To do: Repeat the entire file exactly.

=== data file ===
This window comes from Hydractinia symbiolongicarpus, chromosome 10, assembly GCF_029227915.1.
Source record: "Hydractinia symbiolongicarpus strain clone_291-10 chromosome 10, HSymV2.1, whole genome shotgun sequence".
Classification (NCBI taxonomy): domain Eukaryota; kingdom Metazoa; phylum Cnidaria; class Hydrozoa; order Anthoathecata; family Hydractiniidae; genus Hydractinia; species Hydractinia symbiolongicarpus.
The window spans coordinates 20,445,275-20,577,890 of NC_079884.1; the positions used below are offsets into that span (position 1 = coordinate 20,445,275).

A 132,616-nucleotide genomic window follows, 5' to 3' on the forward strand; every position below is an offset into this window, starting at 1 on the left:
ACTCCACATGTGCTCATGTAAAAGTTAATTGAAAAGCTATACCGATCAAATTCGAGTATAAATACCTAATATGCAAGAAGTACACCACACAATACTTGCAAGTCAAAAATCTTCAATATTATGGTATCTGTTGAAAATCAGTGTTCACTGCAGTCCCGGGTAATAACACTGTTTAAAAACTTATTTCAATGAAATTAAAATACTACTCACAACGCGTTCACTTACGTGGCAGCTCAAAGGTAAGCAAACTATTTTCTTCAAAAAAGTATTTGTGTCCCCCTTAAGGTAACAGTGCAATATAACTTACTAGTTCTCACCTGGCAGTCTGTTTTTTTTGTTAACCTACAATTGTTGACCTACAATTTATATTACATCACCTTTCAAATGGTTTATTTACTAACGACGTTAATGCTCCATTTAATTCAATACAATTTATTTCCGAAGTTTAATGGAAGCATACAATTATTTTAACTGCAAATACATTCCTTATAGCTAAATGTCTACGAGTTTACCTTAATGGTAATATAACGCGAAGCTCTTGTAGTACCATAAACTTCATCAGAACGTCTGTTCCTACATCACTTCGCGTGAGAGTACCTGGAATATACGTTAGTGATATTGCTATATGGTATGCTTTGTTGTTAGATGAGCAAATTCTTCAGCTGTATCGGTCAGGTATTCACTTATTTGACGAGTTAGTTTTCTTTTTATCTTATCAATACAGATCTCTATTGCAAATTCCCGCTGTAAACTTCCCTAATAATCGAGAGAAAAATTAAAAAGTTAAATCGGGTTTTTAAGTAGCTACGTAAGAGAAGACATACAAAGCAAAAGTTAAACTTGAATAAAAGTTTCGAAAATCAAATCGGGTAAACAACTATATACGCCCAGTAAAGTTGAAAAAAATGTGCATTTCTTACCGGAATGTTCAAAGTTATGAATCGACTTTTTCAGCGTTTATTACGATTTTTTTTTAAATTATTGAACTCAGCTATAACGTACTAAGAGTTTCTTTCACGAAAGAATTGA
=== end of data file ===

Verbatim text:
This window comes from Hydractinia symbiolongicarpus, chromosome 10, assembly GCF_029227915.1.
Source record: "Hydractinia symbiolongicarpus strain clone_291-10 chromosome 10, HSymV2.1, whole genome shotgun sequence".
Classification (NCBI taxonomy): domain Eukaryota; kingdom Metazoa; phylum Cnidaria; class Hydrozoa; order Anthoathecata; family Hydractiniidae; genus Hydractinia; species Hydractinia symbiolongicarpus.
The window spans coordinates 20,445,275-20,577,890 of NC_079884.1; the positions used below are offsets into that span (position 1 = coordinate 20,445,275).

A 132,616-nucleotide genomic window follows, 5' to 3' on the forward strand; every position below is an offset into this window, starting at 1 on the left:
ACTCCACATGTGCTCATGTAAAAGTTAATTGAAAAGCTATACCGATCAAATTCGAGTATAAATACCTAATATGCAAGAAGTACACCACACAATACTTGCAAGTCAAAAATCTTCAATATTATGGTATCTGTTGAAAATCAGTGTTCACTGCAGTCCCGGGTAATAACACTGTTTAAAAACTTATTTCAATGAAATTAAAATACTACTCACAACGCGTTCACTTACGTGGCAGCTCAAAGGTAAGCAAACTATTTTCTTCAAAAAAGTATTTGTGTCCCCCTTAAGGTAACAGTGCAATATAACTTACTAGTTCTCACCTGGCAGTCTGTTTTTTTTGTTAACCTACAATTGTTGACCTACAATTTATATTACATCACCTTTCAAATGGTTTATTTACTAACGACGTTAATGCTCCATTTAATTCAATACAATTTATTTCCGAAGTTTAATGGAAGCATACAATTATTTTAACTGCAAATACATTCCTTATAGCTAAATGTCTACGAGTTTACCTTAATGGTAATATAACGCGAAGCTCTTGTAGTACCATAAACTTCATCAGAACGTCTGTTCCTACATCACTTCGCGTGAGAGTACCTGGAATATACGTTAGTGATATTGCTATATGGTATGCTTTGTTGTTAGATGAGCAAATTCTTCAGCTGTATCGGTCAGGTATTCACTTATTTGACGAGTTAGTTTTCTTTTTATCTTATCAATACAGATCTCTATTGCAAATTCCCGCTGTAAACTTCCCTAATAATCGAGAGAAAAATTAAAAAGTTAAATCGGGTTTTTAAGTAGCTACGTAAGAGAAGACATACAAAGCAAAAGTTAAACTTGAATAAAAGTTTCGAAAATCAAATCGGGTAAACAACTATATACGCCCAGTAAAGTTGAAAAAAATGTGCATTTCTTACCGGAATGTTCAAAGTTATGAATCGACTTTTTCAGCGTTTATTACGATTTTTTTTTAAATTATTGAACTCAGCTATAACGTACTAAGAGTTTCTTTCACGAAAGAATTGA